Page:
Highly qualified and experienced events health and safety specialist Chris Hannam would like to know how health and safety budgets are set, and is not convinced sufficiently qualified staff are taken on. Here he outlines his concerns and explains what the various qualifications mean.
During my years of working in event safety I have become more and more intrigued as to how clients, promoters and event organisers have set their budgets for health and safety.
I knew from a previous lifetime when I had been a production manager how production budgets were set, this was at a time before health and safety was even a consideration, it simply did not exist and was certainly not budgeted for. Things have changed since those heady and euphoric days but I am still nowhere nearer to finding out how safety budgets are set. I believe they are simply a matter of pure guess work and based on a fantasy with no idea of the different levels of qualifications, experience and general competency of practitioners.
Health and safety is always the budget to be cut when money is tight. I have known promoters to cut the safety budget by 100% to pay for an artist’s hospitality rider. This is totally stupid. If any readers have a better idea on how these budgets are set, perhaps they would not mind sharing it with me?
Why do we need safety advisors? Regulation 7 of the Management of Health and Safety Regulations 1999 (as amended) requires employers to appoint one or more competent persons to assist in undertaking measures required by health and safety legislation. The employer is also required to make arrangements for ensuring adequate co-operation between appointees, when more than one is appointed, and to ensure that appointees have sufficient time and resources available to them to fulfil their functions.
The HSE leaflet INDG 420 “Getting specialist help with health and safety” states, “In many cases, businesses can manage health and safety themselves or with the help of in-house advisors. However, there are times when businesses will need to get external help, particularly on more detailed or technical issues. This is often referred to as specialist help. Event safety advisors fit into this category of specialist advisors.”
I have received many phone calls that have started with the following question: “We are running a new festival, can you give us a quote for doing the health and safety for us please?” My usual answer is “string”, as in how long is a piece of string?
I need a lot of information, what am I actually quoting for? Event management plans, policy, risk assessments, advice, attending SAG meetings, on site monitoring etc. Usually the best I can offer is an indication as to my daily rate plus travel disbursements. I am then told that is of no use for their budgets, they need a fixed price, and I in turn need a detailed schedule to base my quote upon. Quotes are based on qualifications and experience, not what is included in a fantasy budget.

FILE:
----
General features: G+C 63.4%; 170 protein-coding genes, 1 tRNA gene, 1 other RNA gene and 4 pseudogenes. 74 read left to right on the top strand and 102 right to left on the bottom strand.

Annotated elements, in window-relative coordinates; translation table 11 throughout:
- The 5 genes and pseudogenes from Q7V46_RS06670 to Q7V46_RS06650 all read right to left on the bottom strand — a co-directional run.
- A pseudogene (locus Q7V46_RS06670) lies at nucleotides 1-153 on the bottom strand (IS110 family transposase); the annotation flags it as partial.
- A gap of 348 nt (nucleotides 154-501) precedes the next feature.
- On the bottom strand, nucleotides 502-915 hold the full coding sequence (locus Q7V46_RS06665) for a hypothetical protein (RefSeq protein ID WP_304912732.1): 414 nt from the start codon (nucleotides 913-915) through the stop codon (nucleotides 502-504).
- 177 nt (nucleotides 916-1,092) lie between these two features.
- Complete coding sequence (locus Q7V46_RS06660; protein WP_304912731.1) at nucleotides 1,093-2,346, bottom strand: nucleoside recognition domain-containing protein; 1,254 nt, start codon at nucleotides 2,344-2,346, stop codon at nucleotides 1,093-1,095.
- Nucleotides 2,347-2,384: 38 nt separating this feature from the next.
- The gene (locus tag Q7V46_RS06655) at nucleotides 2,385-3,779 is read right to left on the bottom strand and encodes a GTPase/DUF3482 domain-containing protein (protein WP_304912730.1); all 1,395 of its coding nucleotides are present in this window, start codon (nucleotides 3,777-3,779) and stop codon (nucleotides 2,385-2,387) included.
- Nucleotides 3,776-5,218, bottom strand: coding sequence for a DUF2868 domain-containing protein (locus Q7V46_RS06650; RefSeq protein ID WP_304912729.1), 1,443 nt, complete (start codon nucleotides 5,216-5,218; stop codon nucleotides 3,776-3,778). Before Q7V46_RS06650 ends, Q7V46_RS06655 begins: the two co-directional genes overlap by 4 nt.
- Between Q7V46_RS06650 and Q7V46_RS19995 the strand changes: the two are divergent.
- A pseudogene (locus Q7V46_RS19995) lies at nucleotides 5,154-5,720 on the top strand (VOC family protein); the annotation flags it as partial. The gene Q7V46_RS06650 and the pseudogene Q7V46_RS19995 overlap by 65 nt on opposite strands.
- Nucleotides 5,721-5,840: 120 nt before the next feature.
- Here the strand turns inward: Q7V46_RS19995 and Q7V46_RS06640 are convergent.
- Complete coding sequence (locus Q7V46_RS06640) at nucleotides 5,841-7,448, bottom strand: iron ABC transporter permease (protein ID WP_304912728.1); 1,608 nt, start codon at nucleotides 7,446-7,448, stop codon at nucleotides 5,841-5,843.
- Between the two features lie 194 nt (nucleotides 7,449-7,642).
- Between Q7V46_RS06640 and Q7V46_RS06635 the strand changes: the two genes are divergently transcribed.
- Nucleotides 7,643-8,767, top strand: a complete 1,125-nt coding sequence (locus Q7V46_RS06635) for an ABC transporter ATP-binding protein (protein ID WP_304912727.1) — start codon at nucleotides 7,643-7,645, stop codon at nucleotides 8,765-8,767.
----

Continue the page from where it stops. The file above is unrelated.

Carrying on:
Often potential clients do not respond favourably when I start asking simple questions about their proposed event, such as when is it planed for and where is it? What size audience are you expecting? What is the profile of the acts performing and what is the audience profile? Or, do you have a license?
Usually the caller has at no time asked me for details of my qualifications, experience, training, insurance and competency, to properly assess if I am suitable for their project, they just want a fixed price.
This has now become the norm. Despite the information I give on my website it seems nobody bothers to read it so this has now prompted me to address this problem and explain to event organisers, clients and promoters what the various levels of qualification mean and give them an idea of realistic average daily rates within our sector.
To simplify this I am only looking at average UK rates and qualifications, there is a huge amount of training available but most of this training does not lead to a qualification, there is a difference, I have a few qualifications and they are on the National Qualifications Framework (NQF). The NQF is the system that records the credits assigned to each level of learning achievement in a formal way to ensure that the skills and knowledge that have been learnt are recognised throughout the country.
I have also attended dozens of training courses on subjects such as temporary structures, rigging, work at height, plant operation, barriers, electricity, crowd safety and noise.
So what qualifications are we looking for from a safety advisor and at what level?
There are basically three main awarding bodies set up to produce H&S qualifications and that are of interest to us. :